Mapping Out Areas in New Jersey at Risk of Flooding as Sea Levels Rise
How vulnerable is New Jersey to flooding caused by rising sea levels and climate change? Very vulnerable, according to a new tool developed by Climate Central, a Princeton-based nonprofit that researches the effects of climate change.
A year after Sandy hit the coast of New Jersey and New York, its analysis shows projected sea-level rise and coastal flooding would impact critical infrastructure and vulnerable populations in both states – but in very different ways.
The study bears important implications for New Jersey, where state environmental officials have issued waivers allowing roads and other infrastructure destroyed in Hurricane Sandy to be rebuilt in the same location without requiring any new permits. That approach has been much-criticized by environmental groups.
Across both states, properties valued at $356 billion are located on land less than 9 feet above the high tide line—a mark registered in New York City during the super storm that hit the region a year ago tomorrow. At Sandy Hook in New Jersey, the hurricane destroyed the storm gauges when waters rose above 8 feet, according to the group.
In New Jersey, here’s what the analysis, using data assets already compiled by other institutions, including the National Oceanic and Atmospheric Administration (NOAA) showed:
- People who are socially most vulnerable are twice as likely to be flooded by the next Irene or Sandy as the population as a whole.
- More than a half-million residents live on land less than 9 feet above the high tide line. Of those, 17 percent of them live in three ZIP code areas — for Atlantic City, Hoboken and Kearny.
- A total of 3,800 miles of roads, 119 schools and 95 houses of worship are on land below that same elevation.
The new tool, to be launched tomorrow at a conference with NJ Future, comes at a time when there is increasing criticism of the Christie administration for failing to factor the effects of sea-level rise and climate change into many of its decisions pertaining to rebuilding and recovery at the Jersey Shore.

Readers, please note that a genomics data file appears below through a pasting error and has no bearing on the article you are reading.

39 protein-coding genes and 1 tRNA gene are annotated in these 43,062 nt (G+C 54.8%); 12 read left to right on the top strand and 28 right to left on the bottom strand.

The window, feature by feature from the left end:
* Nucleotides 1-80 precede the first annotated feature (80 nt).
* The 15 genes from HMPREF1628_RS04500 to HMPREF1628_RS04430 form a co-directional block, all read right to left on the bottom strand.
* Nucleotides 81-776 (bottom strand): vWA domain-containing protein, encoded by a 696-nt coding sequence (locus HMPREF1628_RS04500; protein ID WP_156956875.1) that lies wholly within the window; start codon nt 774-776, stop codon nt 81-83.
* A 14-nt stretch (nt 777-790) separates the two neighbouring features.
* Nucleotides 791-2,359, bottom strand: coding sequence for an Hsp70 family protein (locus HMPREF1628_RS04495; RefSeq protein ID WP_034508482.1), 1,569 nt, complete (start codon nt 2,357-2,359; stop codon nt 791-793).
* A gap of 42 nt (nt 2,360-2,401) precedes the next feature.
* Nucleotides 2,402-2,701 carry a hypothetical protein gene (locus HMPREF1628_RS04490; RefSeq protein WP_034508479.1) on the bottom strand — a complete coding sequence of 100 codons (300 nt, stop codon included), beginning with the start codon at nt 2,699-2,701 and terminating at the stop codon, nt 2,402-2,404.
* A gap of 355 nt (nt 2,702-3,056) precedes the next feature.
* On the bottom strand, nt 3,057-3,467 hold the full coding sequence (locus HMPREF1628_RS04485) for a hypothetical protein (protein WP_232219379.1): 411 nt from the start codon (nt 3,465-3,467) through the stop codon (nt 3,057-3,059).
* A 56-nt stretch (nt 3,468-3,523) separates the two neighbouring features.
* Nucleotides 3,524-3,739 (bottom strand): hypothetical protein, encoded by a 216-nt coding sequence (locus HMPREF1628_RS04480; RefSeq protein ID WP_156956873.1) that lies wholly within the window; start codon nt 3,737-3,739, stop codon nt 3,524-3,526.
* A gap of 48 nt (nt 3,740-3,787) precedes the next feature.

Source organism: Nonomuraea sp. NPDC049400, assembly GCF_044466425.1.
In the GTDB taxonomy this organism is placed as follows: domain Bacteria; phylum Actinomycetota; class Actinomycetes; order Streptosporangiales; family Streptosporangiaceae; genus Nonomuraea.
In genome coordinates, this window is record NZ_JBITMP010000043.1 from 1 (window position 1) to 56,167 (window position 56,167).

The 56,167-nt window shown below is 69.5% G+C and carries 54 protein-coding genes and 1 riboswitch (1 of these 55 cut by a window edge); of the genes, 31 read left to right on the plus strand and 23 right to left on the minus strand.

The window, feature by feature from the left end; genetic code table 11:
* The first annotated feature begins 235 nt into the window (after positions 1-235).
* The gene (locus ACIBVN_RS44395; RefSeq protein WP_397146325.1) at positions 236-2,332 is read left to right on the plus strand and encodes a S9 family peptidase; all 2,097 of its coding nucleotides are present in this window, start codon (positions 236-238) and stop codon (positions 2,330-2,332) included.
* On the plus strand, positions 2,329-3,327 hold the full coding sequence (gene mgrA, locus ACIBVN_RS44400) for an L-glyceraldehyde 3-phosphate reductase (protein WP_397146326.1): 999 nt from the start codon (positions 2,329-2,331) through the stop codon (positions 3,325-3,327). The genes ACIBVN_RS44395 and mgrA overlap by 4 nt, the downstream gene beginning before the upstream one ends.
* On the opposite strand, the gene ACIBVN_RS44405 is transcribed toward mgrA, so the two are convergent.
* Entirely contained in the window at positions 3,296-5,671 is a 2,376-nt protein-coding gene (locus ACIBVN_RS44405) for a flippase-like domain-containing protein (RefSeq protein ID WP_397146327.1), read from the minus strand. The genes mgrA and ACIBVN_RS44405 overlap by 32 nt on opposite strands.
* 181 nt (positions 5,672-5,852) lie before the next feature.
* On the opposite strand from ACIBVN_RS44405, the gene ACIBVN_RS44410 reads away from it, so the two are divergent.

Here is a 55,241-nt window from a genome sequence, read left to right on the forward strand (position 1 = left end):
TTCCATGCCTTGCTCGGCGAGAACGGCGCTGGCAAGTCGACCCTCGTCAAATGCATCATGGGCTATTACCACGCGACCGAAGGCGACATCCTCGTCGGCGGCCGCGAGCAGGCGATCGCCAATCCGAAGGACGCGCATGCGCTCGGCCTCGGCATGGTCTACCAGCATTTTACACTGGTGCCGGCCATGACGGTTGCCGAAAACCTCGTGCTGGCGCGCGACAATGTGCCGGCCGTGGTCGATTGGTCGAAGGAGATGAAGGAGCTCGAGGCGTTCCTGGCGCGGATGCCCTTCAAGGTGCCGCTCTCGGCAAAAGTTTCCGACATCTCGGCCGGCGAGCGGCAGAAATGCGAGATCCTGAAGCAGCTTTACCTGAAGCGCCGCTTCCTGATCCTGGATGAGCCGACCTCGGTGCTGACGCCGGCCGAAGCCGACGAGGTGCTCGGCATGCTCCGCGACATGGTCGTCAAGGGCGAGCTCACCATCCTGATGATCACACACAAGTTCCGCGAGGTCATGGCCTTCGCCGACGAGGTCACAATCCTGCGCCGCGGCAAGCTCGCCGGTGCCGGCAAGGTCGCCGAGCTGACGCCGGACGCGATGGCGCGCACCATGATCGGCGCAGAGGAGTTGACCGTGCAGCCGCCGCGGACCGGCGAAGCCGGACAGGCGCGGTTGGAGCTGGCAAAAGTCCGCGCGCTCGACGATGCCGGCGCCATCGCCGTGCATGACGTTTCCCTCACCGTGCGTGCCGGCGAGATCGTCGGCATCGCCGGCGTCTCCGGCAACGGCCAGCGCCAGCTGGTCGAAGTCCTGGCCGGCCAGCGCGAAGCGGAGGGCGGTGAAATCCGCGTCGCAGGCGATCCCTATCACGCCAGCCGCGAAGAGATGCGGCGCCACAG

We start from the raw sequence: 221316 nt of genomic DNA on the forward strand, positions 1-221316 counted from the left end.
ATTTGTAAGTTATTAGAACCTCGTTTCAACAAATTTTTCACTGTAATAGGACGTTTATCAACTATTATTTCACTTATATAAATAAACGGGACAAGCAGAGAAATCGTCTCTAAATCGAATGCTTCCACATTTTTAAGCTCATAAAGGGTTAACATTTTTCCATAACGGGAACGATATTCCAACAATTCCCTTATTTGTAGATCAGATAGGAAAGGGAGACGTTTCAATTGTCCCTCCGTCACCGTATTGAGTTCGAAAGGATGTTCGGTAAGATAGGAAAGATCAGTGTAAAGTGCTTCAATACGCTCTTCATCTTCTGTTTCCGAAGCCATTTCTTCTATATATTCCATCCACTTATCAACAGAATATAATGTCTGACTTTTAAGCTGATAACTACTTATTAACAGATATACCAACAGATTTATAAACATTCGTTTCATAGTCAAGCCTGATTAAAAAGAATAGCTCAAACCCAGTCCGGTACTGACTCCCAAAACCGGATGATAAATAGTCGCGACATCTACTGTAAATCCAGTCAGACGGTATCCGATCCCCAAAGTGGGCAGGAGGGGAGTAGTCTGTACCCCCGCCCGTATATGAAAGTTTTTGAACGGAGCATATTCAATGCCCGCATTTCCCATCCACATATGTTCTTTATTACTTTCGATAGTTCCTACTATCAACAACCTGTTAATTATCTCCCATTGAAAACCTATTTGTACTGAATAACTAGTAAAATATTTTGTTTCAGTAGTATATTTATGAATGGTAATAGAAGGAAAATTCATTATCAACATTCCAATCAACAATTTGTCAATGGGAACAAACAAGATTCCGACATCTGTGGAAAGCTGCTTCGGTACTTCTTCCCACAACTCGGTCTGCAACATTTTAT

Those decisions have hamstrung some Shore residents and business owners who have been left in a quandary over how to rebuild their structures, especially given that the federal maps adopted by the state do not account for climate change or rising sea levels.
“We wanted to know how much infrastructure and how many people — especially those with the fewest resources to cope — live in coastal flood danger zones, knowing that they would be at most risk if predictions for sea level rise come true,’’ said Benjamin Strauss, vice president of Climate Impacts and director of the program on rising sea levels.
In its analysis, Climate Central projected a variety of effects on structures, depending on where buildings are within the range of 1 foot to 10 feet above the high-tide line.
“We hope it will inform decision makers, but we don’t make any policy decisions,’’ added Dan Rizza, manager of the sea-level rise program.
Not surprisingly, coastal areas are most at-risk. For those living in areas at 5 feet above high tide level, 32 percent of the population of Cape May County was at risk, 21 percent of people in Salem County and 20 percent of the people living in those areas in Atlantic County, according to the analysis.
In Cape May, for example, 51 percent of homes and 29 percent of police stations located at 5 feet above high-tide level could be submerged in another extreme, the analysis showed.
“The chance of a Sandy-topping flood this century ranges from about 1 in 10 — all the way to 3 in 4 — depending on the rate of global warming and sea-level rise,’’ according to Strauss.
The New York City Panel on Climate Change has projected 1-2 feet of sea-level rise as most likely by 2050 in the area.